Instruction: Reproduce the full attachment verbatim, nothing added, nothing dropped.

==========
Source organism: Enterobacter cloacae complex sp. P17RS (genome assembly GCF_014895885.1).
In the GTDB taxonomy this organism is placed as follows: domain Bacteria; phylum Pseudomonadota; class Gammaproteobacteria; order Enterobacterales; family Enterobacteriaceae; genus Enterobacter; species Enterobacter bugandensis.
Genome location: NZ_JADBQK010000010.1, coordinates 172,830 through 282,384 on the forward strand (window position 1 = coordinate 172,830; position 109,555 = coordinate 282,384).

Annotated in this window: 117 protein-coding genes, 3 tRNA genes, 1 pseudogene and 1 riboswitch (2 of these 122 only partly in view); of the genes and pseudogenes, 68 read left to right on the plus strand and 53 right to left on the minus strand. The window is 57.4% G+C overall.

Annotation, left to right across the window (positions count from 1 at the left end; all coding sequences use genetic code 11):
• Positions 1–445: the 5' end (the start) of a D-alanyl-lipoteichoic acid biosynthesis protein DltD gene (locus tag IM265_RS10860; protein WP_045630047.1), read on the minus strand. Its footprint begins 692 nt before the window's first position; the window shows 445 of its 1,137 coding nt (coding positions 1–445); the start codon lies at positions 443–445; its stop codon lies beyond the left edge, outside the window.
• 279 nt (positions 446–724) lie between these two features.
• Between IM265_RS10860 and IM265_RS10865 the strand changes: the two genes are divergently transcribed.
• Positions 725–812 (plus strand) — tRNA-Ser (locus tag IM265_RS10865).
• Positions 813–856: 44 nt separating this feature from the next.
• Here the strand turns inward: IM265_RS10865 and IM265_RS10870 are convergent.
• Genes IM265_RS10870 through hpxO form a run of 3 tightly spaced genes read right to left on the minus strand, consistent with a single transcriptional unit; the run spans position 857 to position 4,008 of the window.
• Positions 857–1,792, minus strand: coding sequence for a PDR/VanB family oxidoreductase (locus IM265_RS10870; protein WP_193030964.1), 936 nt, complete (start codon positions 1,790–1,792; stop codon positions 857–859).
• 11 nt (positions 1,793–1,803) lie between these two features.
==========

Source organism: Enterobacter cloacae complex sp. P17RS (genome assembly GCF_014895885.1).
In the GTDB taxonomy this organism is placed as follows: domain Bacteria; phylum Pseudomonadota; class Gammaproteobacteria; order Enterobacterales; family Enterobacteriaceae; genus Enterobacter; species Enterobacter bugandensis.
Genome location: NZ_JADBQK010000010.1, coordinates 172,830 through 282,384 on the forward strand (window position 1 = coordinate 172,830; position 109,555 = coordinate 282,384).

Annotated in this window: 117 protein-coding genes, 3 tRNA genes, 1 pseudogene and 1 riboswitch (2 of these 122 only partly in view); of the genes and pseudogenes, 68 read left to right on the plus strand and 53 right to left on the minus strand. The window is 57.4% G+C overall.

Annotation, left to right across the window (positions count from 1 at the left end; all coding sequences use genetic code 11):
• Positions 1–445: the 5' end (the start) of a D-alanyl-lipoteichoic acid biosynthesis protein DltD gene (locus tag IM265_RS10860; protein WP_045630047.1), read on the minus strand. Its footprint begins 692 nt before the window's first position; the window shows 445 of its 1,137 coding nt (coding positions 1–445); the start codon lies at positions 443–445; its stop codon lies beyond the left edge, outside the window.
• 279 nt (positions 446–724) lie between these two features.
• Between IM265_RS10860 and IM265_RS10865 the strand changes: the two genes are divergently transcribed.
• Positions 725–812 (plus strand) — tRNA-Ser (locus tag IM265_RS10865).
• Positions 813–856: 44 nt separating this feature from the next.
• Here the strand turns inward: IM265_RS10865 and IM265_RS10870 are convergent.
• Genes IM265_RS10870 through hpxO form a run of 3 tightly spaced genes read right to left on the minus strand, consistent with a single transcriptional unit; the run spans position 857 to position 4,008 of the window.
• Positions 857–1,792, minus strand: coding sequence for a PDR/VanB family oxidoreductase (locus IM265_RS10870; protein WP_193030964.1), 936 nt, complete (start codon positions 1,790–1,792; stop codon positions 857–859).
• 11 nt (positions 1,793–1,803) lie between these two features.